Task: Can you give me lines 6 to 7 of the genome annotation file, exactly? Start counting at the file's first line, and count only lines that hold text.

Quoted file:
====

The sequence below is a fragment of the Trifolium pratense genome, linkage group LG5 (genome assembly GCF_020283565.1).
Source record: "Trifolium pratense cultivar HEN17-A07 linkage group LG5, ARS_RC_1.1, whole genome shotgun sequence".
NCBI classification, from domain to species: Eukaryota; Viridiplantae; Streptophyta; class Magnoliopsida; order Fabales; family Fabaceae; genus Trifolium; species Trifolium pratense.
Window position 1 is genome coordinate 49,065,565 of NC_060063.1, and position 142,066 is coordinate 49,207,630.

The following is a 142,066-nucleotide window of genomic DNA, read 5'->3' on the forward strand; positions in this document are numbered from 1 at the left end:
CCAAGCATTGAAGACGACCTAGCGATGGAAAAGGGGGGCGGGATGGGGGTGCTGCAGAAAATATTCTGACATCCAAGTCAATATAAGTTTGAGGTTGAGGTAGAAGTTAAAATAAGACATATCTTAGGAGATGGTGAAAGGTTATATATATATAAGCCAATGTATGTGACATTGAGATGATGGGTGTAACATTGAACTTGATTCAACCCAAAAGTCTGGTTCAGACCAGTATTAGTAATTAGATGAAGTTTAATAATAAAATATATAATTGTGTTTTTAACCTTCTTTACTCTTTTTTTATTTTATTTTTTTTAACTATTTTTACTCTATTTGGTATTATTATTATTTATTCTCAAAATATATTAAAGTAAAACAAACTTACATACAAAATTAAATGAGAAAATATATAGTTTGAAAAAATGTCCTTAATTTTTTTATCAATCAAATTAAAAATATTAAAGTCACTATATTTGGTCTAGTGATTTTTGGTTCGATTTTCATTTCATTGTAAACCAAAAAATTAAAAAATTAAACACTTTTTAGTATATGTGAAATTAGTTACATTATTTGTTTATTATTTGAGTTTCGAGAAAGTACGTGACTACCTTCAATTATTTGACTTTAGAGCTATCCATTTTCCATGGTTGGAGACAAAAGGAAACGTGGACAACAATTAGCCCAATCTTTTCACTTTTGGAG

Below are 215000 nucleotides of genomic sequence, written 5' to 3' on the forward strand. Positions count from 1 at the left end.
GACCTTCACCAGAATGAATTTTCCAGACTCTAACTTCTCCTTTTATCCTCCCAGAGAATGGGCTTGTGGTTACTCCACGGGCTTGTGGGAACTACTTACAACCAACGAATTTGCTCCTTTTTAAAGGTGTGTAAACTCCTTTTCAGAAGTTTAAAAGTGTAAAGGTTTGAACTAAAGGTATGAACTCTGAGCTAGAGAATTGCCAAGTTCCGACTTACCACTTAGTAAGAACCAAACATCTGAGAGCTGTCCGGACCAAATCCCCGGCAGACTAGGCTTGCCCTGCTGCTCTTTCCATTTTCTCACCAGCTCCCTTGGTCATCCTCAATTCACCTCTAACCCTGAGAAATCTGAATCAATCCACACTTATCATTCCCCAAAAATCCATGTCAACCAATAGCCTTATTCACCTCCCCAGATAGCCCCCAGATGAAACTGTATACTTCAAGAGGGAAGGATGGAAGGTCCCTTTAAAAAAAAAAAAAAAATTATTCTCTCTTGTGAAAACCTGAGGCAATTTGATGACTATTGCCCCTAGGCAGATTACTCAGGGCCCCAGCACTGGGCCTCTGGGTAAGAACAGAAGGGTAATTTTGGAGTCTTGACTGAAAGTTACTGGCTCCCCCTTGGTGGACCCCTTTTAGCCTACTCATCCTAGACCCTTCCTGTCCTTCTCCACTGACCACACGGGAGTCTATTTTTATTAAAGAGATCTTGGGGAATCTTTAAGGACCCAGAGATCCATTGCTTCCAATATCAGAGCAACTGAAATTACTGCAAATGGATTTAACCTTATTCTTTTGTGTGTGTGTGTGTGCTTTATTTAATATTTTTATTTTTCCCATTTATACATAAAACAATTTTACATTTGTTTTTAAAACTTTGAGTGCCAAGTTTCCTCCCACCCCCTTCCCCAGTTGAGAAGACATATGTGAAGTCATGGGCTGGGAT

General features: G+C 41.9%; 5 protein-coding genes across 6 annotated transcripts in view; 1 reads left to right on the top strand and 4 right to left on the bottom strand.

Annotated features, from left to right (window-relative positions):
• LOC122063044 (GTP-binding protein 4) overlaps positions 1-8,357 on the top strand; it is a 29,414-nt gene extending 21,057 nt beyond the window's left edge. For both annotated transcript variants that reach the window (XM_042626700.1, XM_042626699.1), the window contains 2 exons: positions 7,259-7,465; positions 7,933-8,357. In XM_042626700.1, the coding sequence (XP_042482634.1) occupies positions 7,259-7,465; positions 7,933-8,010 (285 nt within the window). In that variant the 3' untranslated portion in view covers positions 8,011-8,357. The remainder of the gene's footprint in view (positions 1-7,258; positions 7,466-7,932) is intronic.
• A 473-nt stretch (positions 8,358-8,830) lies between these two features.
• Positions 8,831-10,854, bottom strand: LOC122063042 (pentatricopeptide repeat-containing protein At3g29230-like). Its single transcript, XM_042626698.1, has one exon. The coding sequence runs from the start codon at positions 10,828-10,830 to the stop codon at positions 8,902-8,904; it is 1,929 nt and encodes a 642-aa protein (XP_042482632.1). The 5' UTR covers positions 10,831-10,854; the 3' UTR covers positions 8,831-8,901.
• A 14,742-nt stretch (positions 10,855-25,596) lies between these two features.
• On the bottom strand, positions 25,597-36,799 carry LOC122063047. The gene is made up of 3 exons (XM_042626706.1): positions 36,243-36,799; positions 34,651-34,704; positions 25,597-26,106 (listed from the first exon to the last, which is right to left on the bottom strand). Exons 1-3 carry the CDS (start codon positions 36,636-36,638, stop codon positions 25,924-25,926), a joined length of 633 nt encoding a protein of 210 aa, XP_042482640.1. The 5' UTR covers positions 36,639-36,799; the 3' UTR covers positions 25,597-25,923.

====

CCAAGCATTGAAGACGACCTAGCGATGGAAAAGGGGGGCGGGATGGGGGTGCTGCAGAAAATATTCTGACATCCAAGTCAATATAAGTTTGAGGTTGAGGTAGAAGTTAAAATAAGACATATCTTAGGAGATGGTGAAAGGTTATATATATATAAGCCAATGTATGTGACATTGAGATGATGGGTGTAACATTGAACTTGATTCAACCCAAAAGTCTGGTTCAGACCAGTATTAGTAATTAGATGAAGTTTAATAATAAAATATATAATTGTGTTTTTAACCTTCTTTACTCTTTTTTTATTTTATTTTTTTTAACTATTTTTACTCTATTTGGTATTATTATTATTTATTCTCAAAATATATTAAAGTAAAACAAACTTACATACAAAATTAAATGAGAAAATATATAGTTTGAAAAAATGTCCTTAATTTTTTTATCAATCAAATTAAAAATATTAAAGTCACTATATTTGGTCTAGTGATTTTTGGTTCGATTTTCATTTCATTGTAAACCAAAAAATTAAAAAATTAAACACTTTTTAGTATATGTGAAATTAGTTACATTATTTGTTTATTATTTGAGTTTCGAGAAAGTACGTGACTACCTTCAATTATTTGACTTTAGAGCTATCCATTTTCCATGGTTGGAGACAAAAGGAAACGTGGACAACAATTAGCCCAATCTTTTCACTTTTGGAG

Below are 215000 nucleotides of genomic sequence, written 5' to 3' on the forward strand. Positions count from 1 at the left end.